slides12 - Lecture Stat 302 Introduction to Probability...

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Lecture Stat 302 Introduction to Probability - Slides 12 AD March 2010 AD () March 2010 1 / 32
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Hypergeometric Random Variable Consider a barrel or urn containing N balls of which m are white and N m are black. We take a simple random sample (i.e. without replacement) of size n and measure X , the number of white balls in the sample. The Hypergeometric distribution is the distribution of X under this sampling scheme and P ( X = i ) = m i N m n i ± N n ± AD () March 2010 2 / 32
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Example: Survey sampling Suppose that as part of a survey, 7 houses are sampled at random from a street of 40 houses in which 5 contain families whose family income puts them below the poverty line. What is the probability that: (a) None of the 5 families are sampled? (b) 4 of them are sampled? (c) No more than 2 are sampled? (d) At least 3 are sampled? Let X the number of families sampled which are below the poverty line. It follows an hypergeometric distribution with N = 40 , m = 5 and n = 7. So (a) P ( X = 0 ) (b) P ( X = 4 ) (c) P ( X 2 ) and (d) P ( X ± 3 ) AD () March 2010 3 / 32
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Mean and Variance of the Hypergeometric Distribution Let us introduce p = m / N then E ( X ) = np , Var ( X ) = np ( 1 p ) 1 n 1 N 1 ± . Suppose that m is very large compared to n , it seems reasonable that sampling without replacement is not too much di/erent than sampling with replacement. It can indeed be shown that the hypergeometric distribution can be well approximated by the binomial of parameters p = m N and N . AD () March 2010 4 ± 32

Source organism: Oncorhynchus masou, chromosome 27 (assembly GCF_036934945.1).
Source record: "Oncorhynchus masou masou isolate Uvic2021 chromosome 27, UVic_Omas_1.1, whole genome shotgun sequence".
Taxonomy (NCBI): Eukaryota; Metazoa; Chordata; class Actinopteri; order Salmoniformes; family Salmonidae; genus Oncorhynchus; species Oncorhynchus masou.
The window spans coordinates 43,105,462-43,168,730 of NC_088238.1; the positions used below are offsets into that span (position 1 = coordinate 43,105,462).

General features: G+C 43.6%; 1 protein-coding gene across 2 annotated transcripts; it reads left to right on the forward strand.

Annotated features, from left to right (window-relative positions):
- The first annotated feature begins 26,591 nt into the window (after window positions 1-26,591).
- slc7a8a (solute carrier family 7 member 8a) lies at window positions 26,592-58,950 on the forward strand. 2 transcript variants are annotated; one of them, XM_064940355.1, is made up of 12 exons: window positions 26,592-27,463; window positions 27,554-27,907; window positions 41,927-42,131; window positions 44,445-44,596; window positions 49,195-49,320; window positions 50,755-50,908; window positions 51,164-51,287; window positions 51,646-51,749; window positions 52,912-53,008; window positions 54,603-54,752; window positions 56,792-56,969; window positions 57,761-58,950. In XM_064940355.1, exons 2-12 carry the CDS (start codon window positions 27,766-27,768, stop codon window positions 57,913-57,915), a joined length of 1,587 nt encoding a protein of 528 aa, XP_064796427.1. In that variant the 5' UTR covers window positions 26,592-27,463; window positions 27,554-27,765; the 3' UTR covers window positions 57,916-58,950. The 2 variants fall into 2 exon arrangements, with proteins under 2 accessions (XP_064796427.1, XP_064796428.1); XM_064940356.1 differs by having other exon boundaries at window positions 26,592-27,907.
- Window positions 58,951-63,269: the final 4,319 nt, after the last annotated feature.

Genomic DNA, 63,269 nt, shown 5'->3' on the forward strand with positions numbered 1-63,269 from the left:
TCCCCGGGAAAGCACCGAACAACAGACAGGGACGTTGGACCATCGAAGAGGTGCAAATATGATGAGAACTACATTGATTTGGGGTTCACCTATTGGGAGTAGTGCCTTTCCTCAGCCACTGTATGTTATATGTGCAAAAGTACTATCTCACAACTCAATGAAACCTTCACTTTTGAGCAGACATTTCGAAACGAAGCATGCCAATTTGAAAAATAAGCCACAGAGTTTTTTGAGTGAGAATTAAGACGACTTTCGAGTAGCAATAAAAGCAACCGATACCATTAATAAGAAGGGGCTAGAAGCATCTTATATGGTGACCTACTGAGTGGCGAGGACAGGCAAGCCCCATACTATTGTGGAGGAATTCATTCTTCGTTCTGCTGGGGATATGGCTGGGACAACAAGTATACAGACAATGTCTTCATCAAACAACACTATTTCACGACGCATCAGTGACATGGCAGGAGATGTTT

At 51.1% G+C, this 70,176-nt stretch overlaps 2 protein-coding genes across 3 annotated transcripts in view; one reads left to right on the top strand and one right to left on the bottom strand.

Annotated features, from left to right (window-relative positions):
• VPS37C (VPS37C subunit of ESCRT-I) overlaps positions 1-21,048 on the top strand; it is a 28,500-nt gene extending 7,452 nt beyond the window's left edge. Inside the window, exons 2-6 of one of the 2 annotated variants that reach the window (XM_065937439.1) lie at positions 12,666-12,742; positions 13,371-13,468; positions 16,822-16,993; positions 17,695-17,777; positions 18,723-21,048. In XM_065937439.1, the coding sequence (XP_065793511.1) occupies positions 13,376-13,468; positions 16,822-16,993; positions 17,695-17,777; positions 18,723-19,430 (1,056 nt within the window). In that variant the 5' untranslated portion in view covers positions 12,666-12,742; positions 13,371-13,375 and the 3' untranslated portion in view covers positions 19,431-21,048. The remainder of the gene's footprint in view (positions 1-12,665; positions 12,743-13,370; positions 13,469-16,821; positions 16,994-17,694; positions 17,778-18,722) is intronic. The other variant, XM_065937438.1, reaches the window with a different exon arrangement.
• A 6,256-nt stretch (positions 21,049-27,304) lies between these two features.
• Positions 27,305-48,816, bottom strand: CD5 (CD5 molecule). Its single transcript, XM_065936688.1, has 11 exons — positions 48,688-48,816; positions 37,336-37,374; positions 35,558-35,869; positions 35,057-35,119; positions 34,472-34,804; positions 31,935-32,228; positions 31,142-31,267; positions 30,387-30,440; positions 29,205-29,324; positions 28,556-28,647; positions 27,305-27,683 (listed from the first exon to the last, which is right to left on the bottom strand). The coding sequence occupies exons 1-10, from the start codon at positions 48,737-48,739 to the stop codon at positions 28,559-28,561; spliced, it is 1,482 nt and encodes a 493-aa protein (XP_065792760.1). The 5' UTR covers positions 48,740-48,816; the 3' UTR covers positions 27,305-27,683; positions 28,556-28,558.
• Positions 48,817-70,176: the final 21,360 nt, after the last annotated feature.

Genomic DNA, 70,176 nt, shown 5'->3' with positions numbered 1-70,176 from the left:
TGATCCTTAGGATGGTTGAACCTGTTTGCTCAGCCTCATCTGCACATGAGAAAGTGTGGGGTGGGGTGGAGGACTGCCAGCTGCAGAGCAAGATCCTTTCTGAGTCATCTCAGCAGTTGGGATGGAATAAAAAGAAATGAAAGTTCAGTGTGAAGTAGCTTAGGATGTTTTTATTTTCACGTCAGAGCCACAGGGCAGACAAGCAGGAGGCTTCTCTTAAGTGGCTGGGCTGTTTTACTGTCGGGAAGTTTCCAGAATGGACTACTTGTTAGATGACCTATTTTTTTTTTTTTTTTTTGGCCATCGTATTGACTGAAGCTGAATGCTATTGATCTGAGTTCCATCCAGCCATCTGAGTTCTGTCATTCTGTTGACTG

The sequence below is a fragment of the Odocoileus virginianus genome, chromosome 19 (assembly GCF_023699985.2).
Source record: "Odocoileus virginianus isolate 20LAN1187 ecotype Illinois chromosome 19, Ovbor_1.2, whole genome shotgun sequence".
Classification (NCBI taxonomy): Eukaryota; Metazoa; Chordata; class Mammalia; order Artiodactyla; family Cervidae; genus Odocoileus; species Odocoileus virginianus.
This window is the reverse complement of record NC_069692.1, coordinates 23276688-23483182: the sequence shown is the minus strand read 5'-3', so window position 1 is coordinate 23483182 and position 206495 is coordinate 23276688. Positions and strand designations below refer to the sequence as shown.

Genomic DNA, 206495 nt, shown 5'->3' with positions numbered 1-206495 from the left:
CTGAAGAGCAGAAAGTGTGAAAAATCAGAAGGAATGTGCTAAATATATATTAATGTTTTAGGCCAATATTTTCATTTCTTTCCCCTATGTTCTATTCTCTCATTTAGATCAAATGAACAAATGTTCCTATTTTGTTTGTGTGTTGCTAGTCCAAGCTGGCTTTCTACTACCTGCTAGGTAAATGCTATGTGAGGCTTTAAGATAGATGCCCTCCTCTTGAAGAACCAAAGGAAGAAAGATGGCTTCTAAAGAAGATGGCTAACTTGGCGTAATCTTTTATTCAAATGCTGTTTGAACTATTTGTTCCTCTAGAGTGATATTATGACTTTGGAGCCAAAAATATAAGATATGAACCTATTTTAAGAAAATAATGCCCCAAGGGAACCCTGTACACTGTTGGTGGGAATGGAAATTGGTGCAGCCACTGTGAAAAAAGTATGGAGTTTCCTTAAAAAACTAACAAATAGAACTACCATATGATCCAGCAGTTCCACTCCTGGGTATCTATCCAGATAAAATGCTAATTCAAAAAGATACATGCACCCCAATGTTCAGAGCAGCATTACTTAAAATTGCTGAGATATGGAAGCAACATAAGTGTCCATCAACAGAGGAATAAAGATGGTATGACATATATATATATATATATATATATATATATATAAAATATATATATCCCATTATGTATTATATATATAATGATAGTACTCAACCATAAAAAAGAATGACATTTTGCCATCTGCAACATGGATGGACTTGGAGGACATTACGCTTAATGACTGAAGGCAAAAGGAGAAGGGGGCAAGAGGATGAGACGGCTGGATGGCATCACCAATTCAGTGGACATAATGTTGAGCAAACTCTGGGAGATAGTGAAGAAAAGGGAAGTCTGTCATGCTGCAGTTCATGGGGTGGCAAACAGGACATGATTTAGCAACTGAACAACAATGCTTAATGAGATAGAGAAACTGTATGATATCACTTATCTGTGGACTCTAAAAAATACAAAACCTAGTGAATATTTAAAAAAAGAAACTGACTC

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Example: Capture-Recapture Experiments We are interested in estimating the population N of animals inhabiting a certain region. To achieve this, capture-recapture studies proceed as follows. First, you capture m individuals, mark them and release them in the nature. A few days later, you capture say n animals; among the n animals some of them are marked and some are not. Let X be the number of animals which have been recaptured, then X follows an hypergeometric distribution of parameters N , m and n . Assume you have recaptured X = x animals, then you can estimate N by maximizing with respect to N the probability P ( X = x ) = m x N m n x ± / N n ± . This known as the Maximum Likelihood (ML) estimate of N . One can show that the ML estimate is the largest integer value not exceeding mn / x ; i.e. b N = b mn / x c . AD () March 2010 5 / 32
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Suppose that we have a lake containing N N is unknown. We capture and mark m = n = X of them are marked. What is the ML estimate of N if X = 35 and X = 5? If X = 35 then the ML estimate of N is b N m ± n / 35 = 142 . If
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This note was uploaded on 10/21/2010 for the course STAT Stat302 taught by Professor 222 during the Spring '10 term at UBC.

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slides12 - Lecture Stat 302 Introduction to Probability...

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